• Ravitch says state reneged on a promise to pay the last installment on a fifteen-year-old Transportation Bond Issue, costing the MTA $90mil
    • I guess this was from 1967?
    • City's annual capital contribution also cut by Koch by $65mil (only a year after hiking it by $65mil)
  • $7.9bil capital plan breakdown
    • $3.6bil from new MTA bonds
    • $800mil from Triborough bonds
    • $800mil from new state bond package "guaranteed by the promise of 35 additional years of generous transit aid from Albany"
    • $1.3bil from federal aid
    • $500mil from state aid
    • $400mil from city aid
    • $400mil from "leaseback" <-- safe harbor leasing thingy
  • Ravitch says it's difficult to attract good workers when diesel mechanic working for the city gets paid 30% more than one working for the TA
  • Koch appointed Ross Sandler as the "new transit watchdog"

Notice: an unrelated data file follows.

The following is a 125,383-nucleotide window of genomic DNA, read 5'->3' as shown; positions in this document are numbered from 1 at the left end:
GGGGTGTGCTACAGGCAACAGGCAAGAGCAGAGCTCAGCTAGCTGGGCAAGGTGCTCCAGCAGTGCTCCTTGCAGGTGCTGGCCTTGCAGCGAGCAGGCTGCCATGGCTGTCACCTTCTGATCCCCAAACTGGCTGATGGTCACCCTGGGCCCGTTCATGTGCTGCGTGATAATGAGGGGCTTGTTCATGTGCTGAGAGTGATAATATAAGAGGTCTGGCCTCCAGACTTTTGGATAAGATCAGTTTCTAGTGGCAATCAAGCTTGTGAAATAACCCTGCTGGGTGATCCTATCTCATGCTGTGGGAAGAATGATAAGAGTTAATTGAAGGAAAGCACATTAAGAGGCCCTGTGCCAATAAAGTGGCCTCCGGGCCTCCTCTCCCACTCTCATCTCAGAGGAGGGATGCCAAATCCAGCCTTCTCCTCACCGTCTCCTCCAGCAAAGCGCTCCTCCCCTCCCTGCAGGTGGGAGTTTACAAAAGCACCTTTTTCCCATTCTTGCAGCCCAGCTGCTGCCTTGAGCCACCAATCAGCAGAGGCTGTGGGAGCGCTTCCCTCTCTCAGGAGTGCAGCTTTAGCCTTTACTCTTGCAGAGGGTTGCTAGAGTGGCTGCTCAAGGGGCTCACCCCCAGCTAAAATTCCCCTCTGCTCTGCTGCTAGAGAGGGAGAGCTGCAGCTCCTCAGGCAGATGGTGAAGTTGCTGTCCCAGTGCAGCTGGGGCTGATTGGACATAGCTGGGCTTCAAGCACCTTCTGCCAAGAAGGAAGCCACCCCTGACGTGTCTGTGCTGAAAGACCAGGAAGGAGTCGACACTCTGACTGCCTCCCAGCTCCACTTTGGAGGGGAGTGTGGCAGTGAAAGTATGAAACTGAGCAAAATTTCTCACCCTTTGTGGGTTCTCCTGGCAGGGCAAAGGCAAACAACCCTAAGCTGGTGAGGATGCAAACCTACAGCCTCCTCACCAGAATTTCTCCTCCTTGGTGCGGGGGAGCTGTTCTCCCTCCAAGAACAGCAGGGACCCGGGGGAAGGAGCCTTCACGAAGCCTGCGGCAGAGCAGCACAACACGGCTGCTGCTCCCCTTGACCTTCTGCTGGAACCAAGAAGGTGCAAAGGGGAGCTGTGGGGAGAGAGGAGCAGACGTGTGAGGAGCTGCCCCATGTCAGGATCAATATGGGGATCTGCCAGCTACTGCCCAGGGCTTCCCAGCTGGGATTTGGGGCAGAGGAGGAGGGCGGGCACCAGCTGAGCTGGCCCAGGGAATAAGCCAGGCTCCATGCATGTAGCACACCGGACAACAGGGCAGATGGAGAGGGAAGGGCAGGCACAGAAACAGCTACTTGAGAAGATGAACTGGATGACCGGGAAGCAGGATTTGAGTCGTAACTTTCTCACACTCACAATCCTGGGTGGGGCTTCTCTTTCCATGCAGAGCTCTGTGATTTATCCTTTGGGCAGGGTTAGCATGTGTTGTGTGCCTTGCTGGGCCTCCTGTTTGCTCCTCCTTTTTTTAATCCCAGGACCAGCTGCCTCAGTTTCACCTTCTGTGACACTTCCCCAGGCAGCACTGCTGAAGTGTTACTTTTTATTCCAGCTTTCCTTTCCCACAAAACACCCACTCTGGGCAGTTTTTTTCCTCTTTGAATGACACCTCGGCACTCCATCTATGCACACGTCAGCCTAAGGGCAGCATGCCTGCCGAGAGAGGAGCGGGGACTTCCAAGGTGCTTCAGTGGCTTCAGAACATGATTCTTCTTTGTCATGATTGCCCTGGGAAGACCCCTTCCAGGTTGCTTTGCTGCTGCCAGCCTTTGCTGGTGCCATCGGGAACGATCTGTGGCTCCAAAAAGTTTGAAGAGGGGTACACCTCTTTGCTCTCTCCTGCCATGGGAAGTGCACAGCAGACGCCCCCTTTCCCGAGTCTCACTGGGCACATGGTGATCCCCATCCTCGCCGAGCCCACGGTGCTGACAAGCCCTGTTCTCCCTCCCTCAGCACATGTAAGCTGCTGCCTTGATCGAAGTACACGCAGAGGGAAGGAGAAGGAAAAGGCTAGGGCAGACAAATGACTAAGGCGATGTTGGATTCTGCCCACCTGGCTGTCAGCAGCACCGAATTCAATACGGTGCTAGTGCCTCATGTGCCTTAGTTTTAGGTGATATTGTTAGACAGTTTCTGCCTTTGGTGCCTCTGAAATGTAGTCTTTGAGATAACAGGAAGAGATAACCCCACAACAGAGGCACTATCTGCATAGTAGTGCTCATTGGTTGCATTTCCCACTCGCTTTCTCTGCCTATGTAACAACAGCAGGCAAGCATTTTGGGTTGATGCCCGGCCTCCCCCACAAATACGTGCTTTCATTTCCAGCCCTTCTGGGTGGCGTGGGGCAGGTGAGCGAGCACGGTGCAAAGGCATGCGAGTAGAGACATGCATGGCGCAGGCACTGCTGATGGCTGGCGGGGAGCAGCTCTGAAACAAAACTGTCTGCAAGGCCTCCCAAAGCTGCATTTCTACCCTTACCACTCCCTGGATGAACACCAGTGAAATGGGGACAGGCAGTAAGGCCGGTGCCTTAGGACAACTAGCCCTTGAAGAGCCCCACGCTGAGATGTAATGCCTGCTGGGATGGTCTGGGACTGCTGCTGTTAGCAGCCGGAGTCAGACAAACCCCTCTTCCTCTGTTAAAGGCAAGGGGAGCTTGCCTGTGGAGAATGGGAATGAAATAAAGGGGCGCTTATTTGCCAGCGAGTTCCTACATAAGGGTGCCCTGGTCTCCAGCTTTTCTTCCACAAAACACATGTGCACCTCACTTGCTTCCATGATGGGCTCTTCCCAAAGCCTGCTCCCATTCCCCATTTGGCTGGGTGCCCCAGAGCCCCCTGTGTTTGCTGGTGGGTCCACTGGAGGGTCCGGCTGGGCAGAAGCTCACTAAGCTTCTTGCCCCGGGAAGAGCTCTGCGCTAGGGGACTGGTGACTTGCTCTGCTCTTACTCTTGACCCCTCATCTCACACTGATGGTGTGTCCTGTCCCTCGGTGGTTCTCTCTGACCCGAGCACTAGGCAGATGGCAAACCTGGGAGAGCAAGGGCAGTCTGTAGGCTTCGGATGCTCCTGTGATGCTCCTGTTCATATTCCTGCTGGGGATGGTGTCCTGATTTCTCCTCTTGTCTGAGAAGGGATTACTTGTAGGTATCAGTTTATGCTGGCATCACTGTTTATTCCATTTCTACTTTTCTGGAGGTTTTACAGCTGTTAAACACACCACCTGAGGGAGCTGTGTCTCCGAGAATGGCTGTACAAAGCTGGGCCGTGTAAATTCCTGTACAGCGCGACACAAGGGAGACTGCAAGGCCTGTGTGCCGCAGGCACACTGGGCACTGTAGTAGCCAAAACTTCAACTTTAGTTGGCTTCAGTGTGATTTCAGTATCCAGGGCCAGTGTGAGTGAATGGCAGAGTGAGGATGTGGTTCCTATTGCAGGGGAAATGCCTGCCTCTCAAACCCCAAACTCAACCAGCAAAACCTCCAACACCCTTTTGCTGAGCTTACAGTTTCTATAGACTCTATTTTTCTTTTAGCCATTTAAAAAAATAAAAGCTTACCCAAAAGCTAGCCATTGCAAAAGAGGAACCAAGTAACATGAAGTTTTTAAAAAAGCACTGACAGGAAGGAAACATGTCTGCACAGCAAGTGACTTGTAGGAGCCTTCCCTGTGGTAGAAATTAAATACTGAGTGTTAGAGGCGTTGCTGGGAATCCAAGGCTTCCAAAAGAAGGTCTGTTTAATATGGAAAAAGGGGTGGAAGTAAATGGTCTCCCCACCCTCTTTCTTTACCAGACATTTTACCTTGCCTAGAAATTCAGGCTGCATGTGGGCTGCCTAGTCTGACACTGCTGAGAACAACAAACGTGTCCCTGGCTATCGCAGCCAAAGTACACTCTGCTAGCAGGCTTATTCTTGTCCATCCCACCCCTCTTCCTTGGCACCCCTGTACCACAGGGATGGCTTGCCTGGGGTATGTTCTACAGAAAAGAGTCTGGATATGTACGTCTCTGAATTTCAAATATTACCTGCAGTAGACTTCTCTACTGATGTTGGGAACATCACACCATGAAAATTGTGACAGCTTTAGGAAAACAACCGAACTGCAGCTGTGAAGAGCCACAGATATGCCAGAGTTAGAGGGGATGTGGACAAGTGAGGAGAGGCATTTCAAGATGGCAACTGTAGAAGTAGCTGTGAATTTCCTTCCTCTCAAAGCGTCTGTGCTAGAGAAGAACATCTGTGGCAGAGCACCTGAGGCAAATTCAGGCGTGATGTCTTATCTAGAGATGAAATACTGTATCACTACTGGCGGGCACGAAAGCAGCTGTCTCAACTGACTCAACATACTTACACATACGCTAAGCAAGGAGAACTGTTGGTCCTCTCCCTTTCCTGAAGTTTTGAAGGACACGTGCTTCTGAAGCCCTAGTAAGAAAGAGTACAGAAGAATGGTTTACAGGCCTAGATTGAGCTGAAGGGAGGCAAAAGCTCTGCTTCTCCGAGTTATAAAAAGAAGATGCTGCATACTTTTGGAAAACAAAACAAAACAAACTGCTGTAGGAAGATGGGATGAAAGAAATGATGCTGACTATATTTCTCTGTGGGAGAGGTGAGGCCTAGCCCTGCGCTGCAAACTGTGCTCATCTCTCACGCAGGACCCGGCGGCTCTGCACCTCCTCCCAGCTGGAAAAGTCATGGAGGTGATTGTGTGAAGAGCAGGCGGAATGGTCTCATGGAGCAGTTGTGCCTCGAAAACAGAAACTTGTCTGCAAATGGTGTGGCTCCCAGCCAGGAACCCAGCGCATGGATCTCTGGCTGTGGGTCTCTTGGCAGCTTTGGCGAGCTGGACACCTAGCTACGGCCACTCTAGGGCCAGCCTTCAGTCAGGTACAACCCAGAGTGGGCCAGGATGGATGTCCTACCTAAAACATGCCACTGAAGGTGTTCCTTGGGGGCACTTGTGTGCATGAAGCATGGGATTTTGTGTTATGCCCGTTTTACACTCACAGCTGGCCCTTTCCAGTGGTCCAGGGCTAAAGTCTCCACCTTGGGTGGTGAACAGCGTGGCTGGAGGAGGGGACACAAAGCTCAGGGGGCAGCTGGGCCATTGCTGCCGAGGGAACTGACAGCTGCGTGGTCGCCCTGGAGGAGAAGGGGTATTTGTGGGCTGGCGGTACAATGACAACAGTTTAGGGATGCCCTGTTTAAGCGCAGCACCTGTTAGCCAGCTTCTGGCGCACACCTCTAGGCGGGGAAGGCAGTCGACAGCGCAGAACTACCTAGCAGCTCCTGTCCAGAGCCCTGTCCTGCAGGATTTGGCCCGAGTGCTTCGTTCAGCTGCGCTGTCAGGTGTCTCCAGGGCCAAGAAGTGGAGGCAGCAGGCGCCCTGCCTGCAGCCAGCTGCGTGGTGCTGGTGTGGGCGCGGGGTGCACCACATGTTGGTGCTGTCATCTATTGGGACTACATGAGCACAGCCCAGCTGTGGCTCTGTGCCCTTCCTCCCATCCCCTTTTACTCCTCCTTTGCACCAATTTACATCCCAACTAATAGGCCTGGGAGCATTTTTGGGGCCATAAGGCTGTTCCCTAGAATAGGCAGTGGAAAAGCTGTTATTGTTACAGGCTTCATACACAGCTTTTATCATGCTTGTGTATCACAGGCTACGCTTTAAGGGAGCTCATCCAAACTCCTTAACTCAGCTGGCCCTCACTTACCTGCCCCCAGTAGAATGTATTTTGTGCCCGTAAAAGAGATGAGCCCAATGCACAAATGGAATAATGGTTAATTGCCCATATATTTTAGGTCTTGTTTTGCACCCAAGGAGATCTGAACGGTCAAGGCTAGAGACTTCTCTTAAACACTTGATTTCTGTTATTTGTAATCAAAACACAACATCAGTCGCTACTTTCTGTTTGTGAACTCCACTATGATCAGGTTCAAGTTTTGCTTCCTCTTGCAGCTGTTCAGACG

• not sure what statute this resulted from
  • Source: nymag
  • Tags: articles capital-plan mta

Still to Read

"The Man at the Wheel of the M.T.A." - Ravitch in New York Magazine

  • Date: February 1, 1982
  • "A Nelson A. Rockefeller creation, the Metropolitan Transportation Authority was set up in 1968 to coordinate public transit and insulate the mayor and governor from complaints about fare increases."
  • Under Ronan, fares rose from 20 cents to 35
  • David L. Yunich was appointed by Malcom Wilson to succeed Ronan, and oversaw fare increases from 35 cents to 50
  • Harold Fisher was appointed by Carey in 1977, saw no fare increases, but oversaw deferred maintenance programs
  • Source: nymag
  • Tags: articles mta ravitch

Governance Assessment of MTA Capital Program Mega Projects

  • Date: November 2010